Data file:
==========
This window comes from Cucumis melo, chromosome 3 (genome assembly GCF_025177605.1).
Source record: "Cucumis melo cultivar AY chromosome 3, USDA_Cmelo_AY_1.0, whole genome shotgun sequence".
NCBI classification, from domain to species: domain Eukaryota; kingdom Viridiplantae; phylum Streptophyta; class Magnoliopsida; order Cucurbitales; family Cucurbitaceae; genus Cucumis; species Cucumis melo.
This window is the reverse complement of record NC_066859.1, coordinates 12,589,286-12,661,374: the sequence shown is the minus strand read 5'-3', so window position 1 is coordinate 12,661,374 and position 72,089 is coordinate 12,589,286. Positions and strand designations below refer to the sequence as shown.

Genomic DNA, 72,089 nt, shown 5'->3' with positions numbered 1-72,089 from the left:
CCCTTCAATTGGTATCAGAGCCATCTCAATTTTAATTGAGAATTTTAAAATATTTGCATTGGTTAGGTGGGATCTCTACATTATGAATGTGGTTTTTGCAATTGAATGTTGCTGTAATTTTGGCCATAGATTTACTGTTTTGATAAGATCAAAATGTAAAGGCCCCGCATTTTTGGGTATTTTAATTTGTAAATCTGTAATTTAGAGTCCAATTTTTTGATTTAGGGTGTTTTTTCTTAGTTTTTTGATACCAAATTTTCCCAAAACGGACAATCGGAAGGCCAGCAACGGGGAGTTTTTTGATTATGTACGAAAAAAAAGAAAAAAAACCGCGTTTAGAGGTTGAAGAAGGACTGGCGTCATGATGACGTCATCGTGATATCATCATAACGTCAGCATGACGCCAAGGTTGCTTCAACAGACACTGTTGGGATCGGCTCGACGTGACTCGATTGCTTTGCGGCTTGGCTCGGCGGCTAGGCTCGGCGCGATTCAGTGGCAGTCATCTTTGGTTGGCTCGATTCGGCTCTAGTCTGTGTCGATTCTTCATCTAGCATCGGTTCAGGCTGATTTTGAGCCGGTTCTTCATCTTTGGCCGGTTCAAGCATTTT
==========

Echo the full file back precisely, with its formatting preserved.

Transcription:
This window comes from Cucumis melo, chromosome 3 (genome assembly GCF_025177605.1).
Source record: "Cucumis melo cultivar AY chromosome 3, USDA_Cmelo_AY_1.0, whole genome shotgun sequence".
NCBI classification, from domain to species: domain Eukaryota; kingdom Viridiplantae; phylum Streptophyta; class Magnoliopsida; order Cucurbitales; family Cucurbitaceae; genus Cucumis; species Cucumis melo.
This window is the reverse complement of record NC_066859.1, coordinates 12,589,286-12,661,374: the sequence shown is the minus strand read 5'-3', so window position 1 is coordinate 12,661,374 and position 72,089 is coordinate 12,589,286. Positions and strand designations below refer to the sequence as shown.

Genomic DNA, 72,089 nt, shown 5'->3' with positions numbered 1-72,089 from the left:
CCCTTCAATTGGTATCAGAGCCATCTCAATTTTAATTGAGAATTTTAAAATATTTGCATTGGTTAGGTGGGATCTCTACATTATGAATGTGGTTTTTGCAATTGAATGTTGCTGTAATTTTGGCCATAGATTTACTGTTTTGATAAGATCAAAATGTAAAGGCCCCGCATTTTTGGGTATTTTAATTTGTAAATCTGTAATTTAGAGTCCAATTTTTTGATTTAGGGTGTTTTTTCTTAGTTTTTTGATACCAAATTTTCCCAAAACGGACAATCGGAAGGCCAGCAACGGGGAGTTTTTTGATTATGTACGAAAAAAAAGAAAAAAAACCGCGTTTAGAGGTTGAAGAAGGACTGGCGTCATGATGACGTCATCGTGATATCATCATAACGTCAGCATGACGCCAAGGTTGCTTCAACAGACACTGTTGGGATCGGCTCGACGTGACTCGATTGCTTTGCGGCTTGGCTCGGCGGCTAGGCTCGGCGCGATTCAGTGGCAGTCATCTTTGGTTGGCTCGATTCGGCTCTAGTCTGTGTCGATTCTTCATCTAGCATCGGTTCAGGCTGATTTTGAGCCGGTTCTTCATCTTTGGCCGGTTCAAGCATTTT